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Leeds United driven to frustration as wheels come off in Wacky Races – Graham Smyth’s Verdict



Every manager faces an occupational risk when taking over a club like Leeds, but it’s more dangerous for one who drives while distracted. The ‘500,000 managers’ he alluded to during Friday’s pre-Blackburn Rovers press conference were more than happy to leave him to it and take in the scenery while Leeds embarked on that thrilling January to March journey. Each manager had their own ideas on tactics, substitutions, and other matters. Furthermore, why not? Things were great for a very long time. For an emotionally charged club like this one, it was as near to cruise control as it could get.

Leeds needed to beat Blackburn in order to get back on track and allay mounting concerns within the club, following defeat at Coventry City and an equally painful goalless draw at home against Sunderland on Tuesday night. Despite the focus being solely on Farke’s driving, the Whites encountered a roadblock resembling a Rovers vehicle rather than a speed bump.

Less than twenty-four hours prior to the match, a content and beaming Farke was reciting the Leeds team’s successes and the honors he had collected along the way. It’s hard to argue with facts. But one of those was an undefeated home run, and with it gone, the way it went, and the impossible-to-worse timing, there was always going to be further questioning of Farke’s directionality.

Although his team performed better than they did on Tuesday night, at least in terms of posing a threat, the outcome was a complete failure, since everyone’s route to automatic promotion was running out.

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With a great start, they demonstrated the anticipated urgency. In his initial playmaking moments, Georginio Rutter appeared sharp, and Blackburn appeared concerned about Crysencio Summerville and Willy Gnonto. There were not many complaints when the team announced the news at 11.30 am, with the Italian being one of three sets of new legs into the starting lineup. Gnonto and Summerville tested Rovers goalkeeper Aynsley Pears first, with Gnonto scoring from the rebound after Summerville’s sharp angle free kick.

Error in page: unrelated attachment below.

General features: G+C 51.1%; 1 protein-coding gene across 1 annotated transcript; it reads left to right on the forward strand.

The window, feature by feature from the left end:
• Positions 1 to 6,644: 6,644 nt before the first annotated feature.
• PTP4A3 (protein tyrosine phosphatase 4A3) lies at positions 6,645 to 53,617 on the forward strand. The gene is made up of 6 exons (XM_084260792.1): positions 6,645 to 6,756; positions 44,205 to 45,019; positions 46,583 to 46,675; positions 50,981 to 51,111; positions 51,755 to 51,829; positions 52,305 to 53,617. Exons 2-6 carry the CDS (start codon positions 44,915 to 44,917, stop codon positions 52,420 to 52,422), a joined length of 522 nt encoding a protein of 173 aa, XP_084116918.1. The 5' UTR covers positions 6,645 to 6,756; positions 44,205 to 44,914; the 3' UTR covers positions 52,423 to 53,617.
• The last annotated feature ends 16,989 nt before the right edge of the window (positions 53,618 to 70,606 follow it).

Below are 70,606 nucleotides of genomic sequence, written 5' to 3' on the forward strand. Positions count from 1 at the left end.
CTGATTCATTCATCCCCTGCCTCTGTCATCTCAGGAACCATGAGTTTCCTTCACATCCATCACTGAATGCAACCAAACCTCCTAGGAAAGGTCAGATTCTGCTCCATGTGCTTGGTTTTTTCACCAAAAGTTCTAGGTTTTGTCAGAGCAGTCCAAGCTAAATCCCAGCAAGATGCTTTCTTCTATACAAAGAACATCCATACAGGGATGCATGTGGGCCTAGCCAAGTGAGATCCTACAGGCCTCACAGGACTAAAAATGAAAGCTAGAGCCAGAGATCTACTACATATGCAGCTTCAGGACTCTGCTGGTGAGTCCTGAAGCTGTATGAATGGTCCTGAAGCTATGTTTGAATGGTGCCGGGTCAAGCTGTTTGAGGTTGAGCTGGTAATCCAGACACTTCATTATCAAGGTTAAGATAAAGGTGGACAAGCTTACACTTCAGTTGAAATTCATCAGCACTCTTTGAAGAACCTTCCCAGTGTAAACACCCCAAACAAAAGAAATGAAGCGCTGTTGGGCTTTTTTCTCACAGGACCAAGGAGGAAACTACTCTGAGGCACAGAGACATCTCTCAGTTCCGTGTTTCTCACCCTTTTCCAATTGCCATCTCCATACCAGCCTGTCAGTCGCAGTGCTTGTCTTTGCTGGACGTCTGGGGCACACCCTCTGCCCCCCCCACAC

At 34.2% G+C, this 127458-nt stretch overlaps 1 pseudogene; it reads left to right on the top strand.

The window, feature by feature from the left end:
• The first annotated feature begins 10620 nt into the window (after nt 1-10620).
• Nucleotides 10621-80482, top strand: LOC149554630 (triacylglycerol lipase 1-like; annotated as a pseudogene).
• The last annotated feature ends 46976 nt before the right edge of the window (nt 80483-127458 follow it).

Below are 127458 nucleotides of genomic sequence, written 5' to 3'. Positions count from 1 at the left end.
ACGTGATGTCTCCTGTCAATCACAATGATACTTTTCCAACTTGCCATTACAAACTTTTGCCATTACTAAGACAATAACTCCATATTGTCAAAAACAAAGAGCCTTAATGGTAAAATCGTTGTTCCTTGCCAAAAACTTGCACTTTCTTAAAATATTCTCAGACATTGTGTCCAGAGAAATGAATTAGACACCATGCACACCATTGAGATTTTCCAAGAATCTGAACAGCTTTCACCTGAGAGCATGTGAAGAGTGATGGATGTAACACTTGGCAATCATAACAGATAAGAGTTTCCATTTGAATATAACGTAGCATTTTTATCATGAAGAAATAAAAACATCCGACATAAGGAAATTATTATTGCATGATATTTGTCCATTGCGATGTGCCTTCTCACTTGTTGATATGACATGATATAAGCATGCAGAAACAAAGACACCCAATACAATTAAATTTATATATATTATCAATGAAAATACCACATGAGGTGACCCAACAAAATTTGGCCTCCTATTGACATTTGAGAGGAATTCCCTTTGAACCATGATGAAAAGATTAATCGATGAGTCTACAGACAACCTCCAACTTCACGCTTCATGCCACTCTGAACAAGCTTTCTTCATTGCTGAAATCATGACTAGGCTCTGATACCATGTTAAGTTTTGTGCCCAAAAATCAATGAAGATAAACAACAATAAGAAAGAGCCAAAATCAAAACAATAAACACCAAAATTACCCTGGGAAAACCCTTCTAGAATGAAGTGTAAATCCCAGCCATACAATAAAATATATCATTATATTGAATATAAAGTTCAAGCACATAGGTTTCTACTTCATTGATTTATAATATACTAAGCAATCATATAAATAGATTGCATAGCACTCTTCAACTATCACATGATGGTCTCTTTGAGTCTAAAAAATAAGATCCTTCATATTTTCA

However, following that, there was no onslaught, and Leeds’ early offensive momentum halted despite the fact that only one team truly attempted to attack. Tuesday night at Elland Road, Blackburn manager John Eustace observed the moments when the home crowd’s enthusiasm increased and decreased. The entire range of things Rovers could do to sap Leeds’s energy both on and off the field was part of the game plan. Their defensive play and time wastage, which started within the first ten minutes, upset both the supporters and Farke’s forwards. By the time the first half ended, including its somewhat scandalous one-minute extension, Blackburn could legitimately claim that their opportunity with Sammie Szmodics was the greatest of the lot. Summerville attempted a sideways pass, but it was overcooked and intercepted, forcing Illan Meslier to make a brilliant diving stop to keep the opposition player at bay.

While Elland Road honored the retiring Stuart Dallas, the halftime break did little to restore the emotional climate of the stadium to anything like normal. Still, it served as a diversion from the emotions that had been building during the first half.

Even after the interval, Leeds continued to dominate, but the anxiety only grew. With scrambles at both ends, the game had a slightly more frantic feel to it. The Blackburn box saw Ilia Gruev’s tempting free-kick bounce, but nobody was able to take advantage of it. Szmodics hammered the ball into the area, forcing Connor Roberts to make a big goalmouth challenge.

Elland Road was slowly going mad with fury as Farke sent on substitutes, Pears handled everything they threw at him (which wasn’t a big deal), and Blackburn kept up the pressure and the clock. Then it took place. Blackburn won 1-0 thanks to a goal kick, header, an incredibly clever through play, and a superb finish. Naturally, Szmodics scored, giving Leeds eight minutes to find a winner and an equalizer. However, they were unable to score even the first goal.

An excessive number of Farke’s opponents are in a slump, exerting excessive effort or lacking self-assurance. There are far too many cut corners that lead nowhere. There are far too many crosses flying around without a finishing touch. There are far too many over- or under-hit passes. We have spent much too much time in enemy territory and achieved very little. all at the most inconvenient time. Thus, Farke will be spending his time developing attacks here for the next week.

Leeds is still in the running for automatic promotion after Middlesbrough holds Ipswich and Leicester loses at Plymouth. However, the Championship is now Wacky Races, and wheels are falling off all over the shop as the finish line approaches.

When he signed on, Farke was aware that this was going to be an intense club that might spiral out of control and take you in unexpected directions. The atmosphere and tension here will push his ability to stay on course to the test. He has been to the destination twice, so he knows where it is, but he has never had to negotiate a finishing straight quite like this one. It’s time to buckle up, close your eyes, and pray the driver knows where he’s going, unless you’re Farke. Are we getting close yet?



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